(2.) IN support of his contentions, the learned counsel for the respondents placed reliance on a decision of a learned Single Judge of this Court in Govind Sarda v Sartaj Hotels Apartments and Villas Pvt. Ltd and Ors.: 130 (2006) DLT 460. In paragraph 4 of the said decision, it was observed that there was no dispute that if any action under Order 39 Rule 2A CPC was to be taken the same will lie before the District Judge/Additional District Judge before whom the suit was pending. It was further observed that if an action under the Contempt of Courts Act was sought to be taken, then this Court would have the jurisdiction. The issue before the Court was whether a violation of an injunction order passed under Order 39 Rules 1 And 2 CPC could be remedied and/or dealt with under the Contempt of Courts Act when specific provisions under Order 39 Rule 2A were available. After referring to a Division Bench decision of this Court in the case of Dr. Bimal Chand Sen v. Mr.s Kamla Mathur : 1982 RLR 553, the learned Judge arrived at the following conclusion :- "7. In view of the judgment of this Court in Dr. Bimal Chandra Sen's case (supra) the question raised before me is no more res integra. The proper Court to approach is the Court before whom the suit at present is pending. The proper provision under which the application is required to be made is Order 39 Rule 2A, CPC. Accordingly, I dismiss the present petition with no orders as to costs." Reliance was also placed on Ishwar Industries Ltd. v. The Crocus Chattels Pvt. Ltd and Others: 128 (2006) DLT 10, which is another decision of a learned Single Judge of this Court. The learned counsel referred to paragraph 11 of this decision to indicate that a distinction has been drawn between a contempt which is of a nature where interference with the administration of justice can be spelt out and a contempt which is a mere violation of an order inter-se the parties. Referring to the said paragraph 11, the learned counsel for the respondents submitted that in the former case the provisions of the Contempt of Courts Act, 1971 were attracted whereas in the latter the provisions of Order 39 Rule 2A would have to be resorted to. Reliance was also placed on a decision of a Division Bench of the Karnataka High Court in the case of Rudraiah v. State of Karnataka and Others: AIR 1982 Karnataka 182. Reference was made to paragraphs 5 and 7 of the said decision which read as under :- "5. In cases of disobedience or breach of injunction order passed temporarily during the pendencey of a suit, either under Rule 1 or 2 of Order 39, C.P.C. Action is contemplated by the very court which issues the injunction order under Rule 2A of Order 39, C.P.C. It contemplates the forfeiture of property as also putting of the person who commits breach into civil prison for a period not exceeding three months. The provisions thereunder is obviously based on the principle of contempt of Court. That being so, the general provisions made under the Contempt of Courts Act cannot be invoked by the decree holder, for forcing the party to obey the injunction order. It is a well settled principle of law that when there is special law and general law, the provisions of the special law prevail over the general law and when special procedure and special provision are contained in the C.P.C. itself under Order 39 Rule 2A for taking action for the disobedience of an order of injunction, the general law of contempt of court cannot be invoked. If such a course [is] encouraged holding that it amounts to contempt of court, when an order of subordinate court is not obeyed, it is sure to throw open a floodgate of litigation under contempt jurisdiction. Every decree-holder can rush to this court stating that the decree passed by a subordinate court is not obeyed. That is not the purpose of Contempt of Courts Act. xxxx xxxx xxxx xxxx 7. Hence, we hold that the present petition which is merely directed by way of speedy execution of an interim injunction order, which requires a detailed enquiry with regard to suit land and the scope of the order, which can be entertained and enquired into more properly under Rule 2A of Order 39 C.P.C. cannot [be] entertained under contempt jurisdiction and accordingly we dismiss it."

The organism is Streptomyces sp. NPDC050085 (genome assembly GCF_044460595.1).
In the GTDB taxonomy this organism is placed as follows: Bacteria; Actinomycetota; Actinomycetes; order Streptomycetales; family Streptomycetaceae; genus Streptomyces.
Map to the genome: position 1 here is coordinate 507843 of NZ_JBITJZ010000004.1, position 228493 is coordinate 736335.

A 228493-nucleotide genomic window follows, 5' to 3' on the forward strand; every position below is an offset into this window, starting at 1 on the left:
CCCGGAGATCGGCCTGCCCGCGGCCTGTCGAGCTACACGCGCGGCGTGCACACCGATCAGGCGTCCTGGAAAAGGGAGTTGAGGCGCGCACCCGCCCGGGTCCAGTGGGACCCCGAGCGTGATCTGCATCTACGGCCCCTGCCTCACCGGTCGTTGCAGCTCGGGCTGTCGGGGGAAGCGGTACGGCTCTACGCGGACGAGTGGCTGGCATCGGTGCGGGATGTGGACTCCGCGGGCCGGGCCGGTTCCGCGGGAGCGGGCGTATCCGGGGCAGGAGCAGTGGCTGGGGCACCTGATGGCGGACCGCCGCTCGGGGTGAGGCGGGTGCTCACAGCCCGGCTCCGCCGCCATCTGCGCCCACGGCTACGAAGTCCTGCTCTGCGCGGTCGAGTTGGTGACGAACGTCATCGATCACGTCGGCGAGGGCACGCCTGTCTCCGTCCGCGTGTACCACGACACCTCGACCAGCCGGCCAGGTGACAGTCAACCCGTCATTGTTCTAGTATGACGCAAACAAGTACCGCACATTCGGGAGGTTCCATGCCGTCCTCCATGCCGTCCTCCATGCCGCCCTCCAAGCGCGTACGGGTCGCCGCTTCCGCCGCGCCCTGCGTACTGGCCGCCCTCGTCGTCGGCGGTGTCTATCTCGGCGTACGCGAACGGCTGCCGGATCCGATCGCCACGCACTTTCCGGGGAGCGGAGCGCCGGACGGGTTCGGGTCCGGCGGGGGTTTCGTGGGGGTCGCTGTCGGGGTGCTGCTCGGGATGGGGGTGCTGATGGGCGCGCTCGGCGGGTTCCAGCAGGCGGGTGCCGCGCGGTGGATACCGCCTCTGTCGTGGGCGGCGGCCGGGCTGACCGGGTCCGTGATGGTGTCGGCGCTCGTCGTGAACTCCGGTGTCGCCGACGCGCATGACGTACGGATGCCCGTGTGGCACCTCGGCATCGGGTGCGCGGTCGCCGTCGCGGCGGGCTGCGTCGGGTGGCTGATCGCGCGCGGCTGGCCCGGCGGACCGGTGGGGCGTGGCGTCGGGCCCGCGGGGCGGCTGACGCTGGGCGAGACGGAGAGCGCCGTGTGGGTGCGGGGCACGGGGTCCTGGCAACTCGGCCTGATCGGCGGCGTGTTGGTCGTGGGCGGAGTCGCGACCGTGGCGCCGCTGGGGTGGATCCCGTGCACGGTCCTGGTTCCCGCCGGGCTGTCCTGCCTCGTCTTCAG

(3.) FINALLY , the learned counsel for the respondents referred to the decision of a learned Single Judge of the High Court of Allahabad in the case of Smt. Indu Tewari v. Ram Bahadur Chaudhari and Others: AIR 1981 Allahabad 309. He placed reliance on paragraph 3 thereof which reads as under :- "3. It is well settled that the matter of contempt is always an issue between the court and the contemner. No right vests in a private party to get any person punished for contempt. He can only inform the Court of the contempt committed by any person and thereafter it is for the Court to deal with the contemner. The party which informs the Court about the alleged contempt can only assist the Court in coming to the conclusion whether any contempt has been committed or not. As opposed to this, if a person obtains an interim injunction or a final decree for injunction, he gets a right to enforce it. The provision for enforcement of an interim injunction is contained in Order 39 Rule 2-A, Civil P.C. And the provision for enforcement of a decree for injunction is contained in Order 21 Rule 32, Civil P.C. According to the said provision, a person who disobeys an injunction order can be put into prison and his property can also be attached. The attachment can continue for one year and if the party against whom the order or decree is passed refused to comply, the property can even be sold. The orders passed in proceedings under Order 39, Rule 2-A as well as the orders passed in execution proceedings under Order 21 Rule 32 of the Code of Civil Procedure are appealable orders. Further the proceedings under Order 39, Rule 2-A as well as execution proceedings under Order 21, Rule 32 are elaborate proceedings in which the parties can adduce their evidence and they can examine and cross-examine the witnesses. As opposed to this the proceedings under the Contempt of Courts Act are of summary nature. In my opinion, a person who has got an effective alternative remedy of the nature specified under Order 39, Rule 2-A or under Order 21, Rule 32 Civil P. C. shall not be permitted to skip over that remedy and take resort to initiate proceedings under the Contempt of Courts Act. The least that can be said is that it would not be a proper exercise of discretion on the part of this Court to exercise its jurisdiction under the Contempt of Courts Act when such effective and alternative remedy is available to any person. I am fortified in taking this view by the observations made in Ram Rup Pandey v. R.K. Bhargava, AIR 19171 All 231 and Calcutta Medical Stores v. Stadmed Private Ltd. (1977) 81 Cal WN 209). Relying on these two decisions I myself took the same view recently in Abdul Sattar v. Hira Lal (Civil Misc. Contempt Case No. 96 of 1979 decided on 20-2-1981)." 4. Mr. Sethi, who appears on behalf of the petitioner, submitted that the power to punish for contempt of court under the Contempt of Courts Act, 1971, as well as under Article 215 of the Constitution of India is in addition to all other powers that may be available with the Court including those provided under the provisions of Order 39 Rule 2A of the CPC. He submitted that as of now there is no scope for any further argument on this issue inasmuch as the Supreme Court has clearly stated the law in Welset Engineers and Anr. v. Vikas Auto Industries and Ors: 2006 (32) PTC 190 (SC). He referred to paragraph 2 of the said decision which reads as under :- "2. This appeal has been preferred from an order of the High Court of Bombay dismissing the petition filed by the appellant against the respondents for contempt of an interim order passed by the High Court. The petition was dismissed on basically three grounds :- (1) That there was a disputed question of fact involved where it would be necessary to give sufficient opportunity to the parties to lead evidence and cross-examine witnesses in order to come to a definite conclusion whether the interim order had in fact been violated; (2) That order 39 Rule 2 (a) of the Civil Procedure Code (referred to as the Code) was a specific provision to meet the contingency of breach of injunction orders and when such remedies were available, the person complaining of the breach of the injunction order should not be allowed to take up proceedings of contempt of Court; (3) The injunction order was passed at an interim stage and the rights of the parties were still to be adjudicated finally. All three grounds are wholly erroneous." ;